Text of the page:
DSD observes World Day Against Trafficking in Persons | Western Cape Government

Covid-19 Alerts

Are you 12 or older?

Register for your COVID-19 vaccine.

register-vaccine.png


Or call 0860 142 142 between 8am and 8pm on weekdays or leave a message and we'll call back, or WhatsApp the word REGISTER to 0600 123 456

 
You can also register by dialling *134*832# from any SA network for free.

COVID-19 Vaccination

lets-do-this.png

Click here for more information

Vaccination Registration Dashboard

Click here for more information

News

DSD observes World Day Against Trafficking in Persons

30 July 2021

Today, Friday 30 July 2021, marks the observance of World Day Against Trafficking in Persons.

This year’s theme adopted by the United Nations is “VICTIM’S VOICES LEAD THE WAY” to highlight the importance of listening to and learning from survivors of human trafficking. Survivors are key actors in the fight against human trafficking. They play a crucial role in establishing effective measures to prevent this crime, identifying and rescuing victims and supporting  them on their road to rehabilitation.

The Western Cape Department of Social Development (DSD), through its Victim Empowerment Programme, is responsible for providing  support services for victims of human trafficking that includes safe and secure accommodation, psycho-social support and empowerment of victims of crime and violence.

Last year, 13 victims of human trafficking were supported by the department’s shelters.

The DSD is currently funding 25 shelters in the Western Cape that can accommodate victims and their children up to 3 months, and 4 emergency shelters that accommodate victims. Victims of human trafficking are placed in accredited shelters.

The existing shelter funding model consists of unit cost, security, skills development and a social work/ social auxiliary work post. For the financial year under review, the DSD spent R25 million on the shelters.

Shelters provide for basic needs that include: safe accommodation, protection, food, clothing and emotional support such as trauma debriefing and therapeutic counselling provided by a social worker. To assist with reintegration, victims are also provided with skills development opportunities to assist with their  economic empowerment .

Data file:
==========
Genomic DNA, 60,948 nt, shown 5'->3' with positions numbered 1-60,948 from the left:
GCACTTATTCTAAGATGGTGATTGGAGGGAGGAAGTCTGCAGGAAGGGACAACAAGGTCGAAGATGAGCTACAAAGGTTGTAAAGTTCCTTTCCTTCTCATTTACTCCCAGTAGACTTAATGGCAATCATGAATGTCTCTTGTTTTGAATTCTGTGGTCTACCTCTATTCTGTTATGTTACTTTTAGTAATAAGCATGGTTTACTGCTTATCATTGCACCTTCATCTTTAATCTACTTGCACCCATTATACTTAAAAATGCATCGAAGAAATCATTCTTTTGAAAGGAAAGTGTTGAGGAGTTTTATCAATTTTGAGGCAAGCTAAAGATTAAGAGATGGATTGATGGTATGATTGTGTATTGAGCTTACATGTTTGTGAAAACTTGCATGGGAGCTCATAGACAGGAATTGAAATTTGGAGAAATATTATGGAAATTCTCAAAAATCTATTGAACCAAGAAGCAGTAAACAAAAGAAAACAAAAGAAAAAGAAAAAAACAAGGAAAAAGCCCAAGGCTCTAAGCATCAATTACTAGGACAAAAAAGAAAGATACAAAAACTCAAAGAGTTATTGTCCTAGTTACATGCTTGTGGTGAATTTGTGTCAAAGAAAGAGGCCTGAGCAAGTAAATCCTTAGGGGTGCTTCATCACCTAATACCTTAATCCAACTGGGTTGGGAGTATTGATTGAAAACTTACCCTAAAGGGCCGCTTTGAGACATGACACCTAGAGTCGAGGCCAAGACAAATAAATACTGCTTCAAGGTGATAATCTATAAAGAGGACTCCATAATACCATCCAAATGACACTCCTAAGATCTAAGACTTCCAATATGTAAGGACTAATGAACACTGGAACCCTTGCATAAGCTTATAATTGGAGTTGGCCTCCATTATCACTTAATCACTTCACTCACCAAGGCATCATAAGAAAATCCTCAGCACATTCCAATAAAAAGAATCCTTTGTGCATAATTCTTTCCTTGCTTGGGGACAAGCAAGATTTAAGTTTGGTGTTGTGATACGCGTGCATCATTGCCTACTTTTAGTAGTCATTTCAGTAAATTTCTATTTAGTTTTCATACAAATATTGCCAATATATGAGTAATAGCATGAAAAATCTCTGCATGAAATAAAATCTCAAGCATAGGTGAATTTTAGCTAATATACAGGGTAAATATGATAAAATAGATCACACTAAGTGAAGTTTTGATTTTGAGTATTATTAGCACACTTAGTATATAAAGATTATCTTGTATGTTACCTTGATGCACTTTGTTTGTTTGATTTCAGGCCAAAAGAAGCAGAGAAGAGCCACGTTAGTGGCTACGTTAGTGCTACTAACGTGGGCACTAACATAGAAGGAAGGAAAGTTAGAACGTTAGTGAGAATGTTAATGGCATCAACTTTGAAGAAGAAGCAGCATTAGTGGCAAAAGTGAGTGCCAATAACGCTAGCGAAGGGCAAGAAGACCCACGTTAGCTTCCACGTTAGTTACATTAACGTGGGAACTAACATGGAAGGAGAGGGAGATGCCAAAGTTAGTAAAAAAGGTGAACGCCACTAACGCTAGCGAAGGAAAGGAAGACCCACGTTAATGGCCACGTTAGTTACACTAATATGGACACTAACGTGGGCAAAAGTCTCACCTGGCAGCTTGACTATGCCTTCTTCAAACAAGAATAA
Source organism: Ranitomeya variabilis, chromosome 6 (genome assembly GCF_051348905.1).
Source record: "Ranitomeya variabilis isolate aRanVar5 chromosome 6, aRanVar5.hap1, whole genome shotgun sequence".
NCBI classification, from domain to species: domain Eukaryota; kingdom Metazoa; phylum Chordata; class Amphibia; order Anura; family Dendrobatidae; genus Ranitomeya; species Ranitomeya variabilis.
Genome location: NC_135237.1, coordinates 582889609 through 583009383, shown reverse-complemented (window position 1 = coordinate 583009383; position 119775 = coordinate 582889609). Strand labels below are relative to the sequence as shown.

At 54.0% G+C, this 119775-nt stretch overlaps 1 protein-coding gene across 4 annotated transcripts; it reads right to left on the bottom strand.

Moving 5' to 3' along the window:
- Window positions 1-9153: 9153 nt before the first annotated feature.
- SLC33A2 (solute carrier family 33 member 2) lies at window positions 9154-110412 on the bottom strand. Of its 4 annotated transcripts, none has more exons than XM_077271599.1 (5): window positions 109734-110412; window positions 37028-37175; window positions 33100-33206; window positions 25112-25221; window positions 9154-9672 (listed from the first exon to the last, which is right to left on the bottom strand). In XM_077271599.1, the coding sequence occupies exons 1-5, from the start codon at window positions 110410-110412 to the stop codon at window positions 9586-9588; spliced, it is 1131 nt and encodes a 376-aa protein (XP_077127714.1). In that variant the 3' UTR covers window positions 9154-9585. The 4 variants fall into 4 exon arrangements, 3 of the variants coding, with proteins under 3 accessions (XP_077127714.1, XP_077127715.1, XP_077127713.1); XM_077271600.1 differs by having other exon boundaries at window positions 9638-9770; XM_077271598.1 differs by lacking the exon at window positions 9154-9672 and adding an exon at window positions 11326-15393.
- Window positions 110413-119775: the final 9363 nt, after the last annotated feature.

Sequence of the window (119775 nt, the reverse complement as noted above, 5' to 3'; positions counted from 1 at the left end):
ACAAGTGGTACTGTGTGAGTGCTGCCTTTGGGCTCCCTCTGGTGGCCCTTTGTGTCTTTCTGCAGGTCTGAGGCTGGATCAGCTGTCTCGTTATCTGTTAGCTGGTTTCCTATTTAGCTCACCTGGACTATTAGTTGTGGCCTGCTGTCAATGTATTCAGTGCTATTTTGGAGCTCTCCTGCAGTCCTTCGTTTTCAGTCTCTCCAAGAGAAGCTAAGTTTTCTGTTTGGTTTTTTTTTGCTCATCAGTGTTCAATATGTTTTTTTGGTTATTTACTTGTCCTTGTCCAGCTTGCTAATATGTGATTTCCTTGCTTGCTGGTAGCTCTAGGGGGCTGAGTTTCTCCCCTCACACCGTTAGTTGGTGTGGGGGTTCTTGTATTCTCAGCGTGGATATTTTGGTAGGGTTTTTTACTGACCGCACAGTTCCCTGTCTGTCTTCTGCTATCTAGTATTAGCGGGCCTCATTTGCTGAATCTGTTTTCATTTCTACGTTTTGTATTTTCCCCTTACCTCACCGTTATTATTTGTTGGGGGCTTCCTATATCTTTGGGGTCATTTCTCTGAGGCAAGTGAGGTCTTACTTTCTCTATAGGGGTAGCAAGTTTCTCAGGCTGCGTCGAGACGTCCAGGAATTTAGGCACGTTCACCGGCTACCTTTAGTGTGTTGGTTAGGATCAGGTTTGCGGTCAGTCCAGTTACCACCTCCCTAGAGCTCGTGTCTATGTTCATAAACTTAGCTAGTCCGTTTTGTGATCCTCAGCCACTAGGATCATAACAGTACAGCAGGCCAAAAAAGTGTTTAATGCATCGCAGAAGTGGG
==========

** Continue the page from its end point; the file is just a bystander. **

Empowerment of the victim starts from the point of admission at the shelter, where the victim’s needs will be assessed including whether the victim has permanentaccommodation. The assessment report will influence the services or interventions conducted with the victims.

What is human trafficking? 

It is the buying & selling of people for the purposes of exploitation. It is a serious crime and a grave violation of human rights.

Men, women & children are trafficked for a variety of exploitative purposes. 

These reasons can include:

  1. domestic servitude – where victims are forced to do domestic work for little or no pay, there are often abused and are not free to leave out of their own free will; 
  2. labour exploitation – where victims are forced to work;   exploitation in the sex industry or sex trafficking – where victims are forced into prostitution;
  3. harvesting of body parts;
  4. illegal adoption; 
  5. baby trafficking;  
  6. non-consensual ukuthwala; 
  7. forced begging;  
  8. child soldiers;   forced military service;  
  9. forced marriage and 
  10. debt bondage – forced to work as means to repay a loan.

How does trafficking happen? 

Trafficking rings use a network of people which can include taxi drivers; recruiters; farm owners; landlords; people who threaten families or buying services of victims to recruit victims of human trafficking.  

Victims are identified using the vulnerable circumstances that they find themselves in. These vulnerabilities may include:  poverty, desire for a better life; unemployment and  lack of education.                                                         

Trafficking rings use force, fraud, deception, acceptance of offer to travel e.g. an offer of an all-expenses paid trip as methods to lure victims into human trafficking. 

When victims arrive at the new location the following are common occurrences: 

Their passports and identity documents are taken away; they are forced to use drugs;  they are abused and raped and  fear is instilled in them through threats to their own or their family’s safety. 

Where to go for Help?

  • The Human Trafficking Resource Line: 0800 222 777
  • Gender-Based Violence Command Centre: Call 0800 428 428 or dial *120*7867#
  • National Shelter Movement (24 hour line): 0800 001 005 
  • Police: 10111
  • Department of Social Development Toll Free line: 0800 220 250
  • Department of Social Development Email: GBV365DAYS@westerncape.gov.za / SD.CustomerCare@westerncape.gov.za
  • SASSA 0800 60 10 11

All members of the public are encouraged to get involved by joining the conversation and using the hashtags #EndHumanTrafficking and #HumanTrafficking on all social media platforms

For more information about our other services, please refer to the Western Cape Department’s Website below:

https://www.westerncape.gov.za/dept/social-development

Media Enquiries: 

Joshua Covenant Chigome

Spokesperson for the Minister of Social Development, Minister Sharna Fernandez

Tel: 021 483 9217

Cell: 083 661 4949

Email: Joshua.chigome@westerncape.gov.za